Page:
b. Voidable marriages
A voidable marriage can be annulled for the following reasons –
- Fraud, force, or duress: If an individual was forced, coerced, and misled into getting married, it can be considered reasonable grounds for annulment in the state of Texas. The fraud, in this situation, should be a form of misrepresentation that affects a person’s decision to get married.
- Marriage that is in violation of Texas waiting periods: If a partner remarries before the 30-day waiting period after a divorce, the new marriage will qualify for an annulment. Another reason for annulment can be if a wedding ceremony takes place before the 72-hour waiting period that comes with a marriage license.
- Impotence: If, at the time of marriage, an individual did not know that their spouse was incapable of sexual relations, whether for mental or physical health-related reasons.
- Incapacity to consent to marriage: If at the time of the marriage, either or both individuals were high on drugs or drunk, they are not expected to have the mental capacity to legally consent to a marriage. In this case too, the marriage would be annulled.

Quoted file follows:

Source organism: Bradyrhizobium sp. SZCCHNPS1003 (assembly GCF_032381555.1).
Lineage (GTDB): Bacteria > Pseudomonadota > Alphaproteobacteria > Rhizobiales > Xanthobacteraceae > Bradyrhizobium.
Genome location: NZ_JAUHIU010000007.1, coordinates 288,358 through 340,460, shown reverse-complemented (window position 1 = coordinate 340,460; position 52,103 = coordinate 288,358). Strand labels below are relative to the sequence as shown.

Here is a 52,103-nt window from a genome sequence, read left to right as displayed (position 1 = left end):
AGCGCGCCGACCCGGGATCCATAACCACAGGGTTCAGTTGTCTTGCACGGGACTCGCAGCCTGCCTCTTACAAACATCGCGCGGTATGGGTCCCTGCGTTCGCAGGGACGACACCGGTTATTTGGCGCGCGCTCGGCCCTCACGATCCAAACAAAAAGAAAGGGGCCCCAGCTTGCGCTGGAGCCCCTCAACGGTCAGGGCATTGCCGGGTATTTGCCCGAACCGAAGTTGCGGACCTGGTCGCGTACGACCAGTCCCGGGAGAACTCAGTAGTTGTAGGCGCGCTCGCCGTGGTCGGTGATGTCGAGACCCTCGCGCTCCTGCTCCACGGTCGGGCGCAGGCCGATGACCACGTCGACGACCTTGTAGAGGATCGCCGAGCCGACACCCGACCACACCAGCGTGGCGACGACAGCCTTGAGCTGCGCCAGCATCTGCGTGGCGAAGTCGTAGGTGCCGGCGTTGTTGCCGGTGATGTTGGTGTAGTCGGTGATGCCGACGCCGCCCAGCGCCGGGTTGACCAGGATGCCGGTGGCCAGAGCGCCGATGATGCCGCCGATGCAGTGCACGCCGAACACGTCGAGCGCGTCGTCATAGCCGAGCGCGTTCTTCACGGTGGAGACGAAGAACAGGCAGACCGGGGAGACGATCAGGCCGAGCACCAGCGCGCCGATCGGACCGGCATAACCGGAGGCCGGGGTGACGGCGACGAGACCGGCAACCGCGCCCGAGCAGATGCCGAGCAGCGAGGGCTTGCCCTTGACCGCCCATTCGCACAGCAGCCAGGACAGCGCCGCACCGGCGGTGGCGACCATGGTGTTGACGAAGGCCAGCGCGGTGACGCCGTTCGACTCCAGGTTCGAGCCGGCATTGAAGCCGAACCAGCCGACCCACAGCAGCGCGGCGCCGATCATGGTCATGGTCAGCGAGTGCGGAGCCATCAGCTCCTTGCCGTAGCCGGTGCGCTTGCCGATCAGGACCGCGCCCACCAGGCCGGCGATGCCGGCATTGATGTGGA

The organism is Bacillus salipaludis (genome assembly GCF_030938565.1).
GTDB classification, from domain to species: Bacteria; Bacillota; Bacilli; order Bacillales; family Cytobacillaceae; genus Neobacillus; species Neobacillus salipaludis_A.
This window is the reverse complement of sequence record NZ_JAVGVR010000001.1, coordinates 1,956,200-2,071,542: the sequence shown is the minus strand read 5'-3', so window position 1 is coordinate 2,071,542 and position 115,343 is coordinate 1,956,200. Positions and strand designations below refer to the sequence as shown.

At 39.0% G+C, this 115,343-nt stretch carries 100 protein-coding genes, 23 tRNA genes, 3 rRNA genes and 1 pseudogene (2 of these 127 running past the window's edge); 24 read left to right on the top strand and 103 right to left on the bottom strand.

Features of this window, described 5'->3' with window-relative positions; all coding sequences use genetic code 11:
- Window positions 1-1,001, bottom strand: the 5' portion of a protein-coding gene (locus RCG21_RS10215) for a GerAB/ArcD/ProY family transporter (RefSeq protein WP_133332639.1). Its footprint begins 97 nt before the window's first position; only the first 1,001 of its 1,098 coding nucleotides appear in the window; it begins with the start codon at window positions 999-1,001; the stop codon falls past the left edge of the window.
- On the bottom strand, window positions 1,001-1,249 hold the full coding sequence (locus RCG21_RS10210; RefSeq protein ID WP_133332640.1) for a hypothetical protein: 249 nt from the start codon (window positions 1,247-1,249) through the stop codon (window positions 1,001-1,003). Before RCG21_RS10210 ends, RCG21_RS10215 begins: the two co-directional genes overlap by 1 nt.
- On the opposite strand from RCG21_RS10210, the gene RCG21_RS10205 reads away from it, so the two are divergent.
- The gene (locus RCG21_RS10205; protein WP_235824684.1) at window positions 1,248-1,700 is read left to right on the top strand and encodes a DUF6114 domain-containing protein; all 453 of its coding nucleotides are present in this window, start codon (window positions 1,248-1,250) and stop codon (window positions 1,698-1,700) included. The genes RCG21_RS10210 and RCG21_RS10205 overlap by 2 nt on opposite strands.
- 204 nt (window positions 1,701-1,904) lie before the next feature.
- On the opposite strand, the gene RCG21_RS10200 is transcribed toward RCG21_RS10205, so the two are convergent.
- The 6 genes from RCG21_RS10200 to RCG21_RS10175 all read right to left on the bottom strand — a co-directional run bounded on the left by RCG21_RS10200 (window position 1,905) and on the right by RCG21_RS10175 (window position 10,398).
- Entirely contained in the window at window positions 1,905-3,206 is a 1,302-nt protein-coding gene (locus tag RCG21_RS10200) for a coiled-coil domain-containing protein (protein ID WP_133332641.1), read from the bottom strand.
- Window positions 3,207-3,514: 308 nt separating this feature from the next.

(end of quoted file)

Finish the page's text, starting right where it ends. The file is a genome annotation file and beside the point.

Is it hard to get an annulment in Texas?
Whenever it comes to getting an annulment, a typical question in the minds of most people is whether it is hard to get an annulment in the state of Texas. Many people prefer to get an annulment since it’s a simple way to declare a relationship void.
The legal effect of an annulment is such that the marriage is considered to have never taken place in the first place. It essentially provides you a second chance to review your circumstances, and you’ll be able to avoid an unsuitable lifelong commitment.
Filing an annulment is really not that hard once you know the process. The first thing you would have to do is file a petition for annulment. The other spouse will then get the opportunity to either agree or oppose the annulment.
The great thing about annulments is that they are wrapped fairly quickly and with lesser issues too, which is in stark contrast to the long-drawn process of divorce.
Annulment vs Divorce Texas
In a divorce, the court decides how a valid marriage ends. Divorces in Texas can either be complex or simple, depending on the way in which the spouses reach an agreement. Here are some of the common types of divorces that take place in Texas –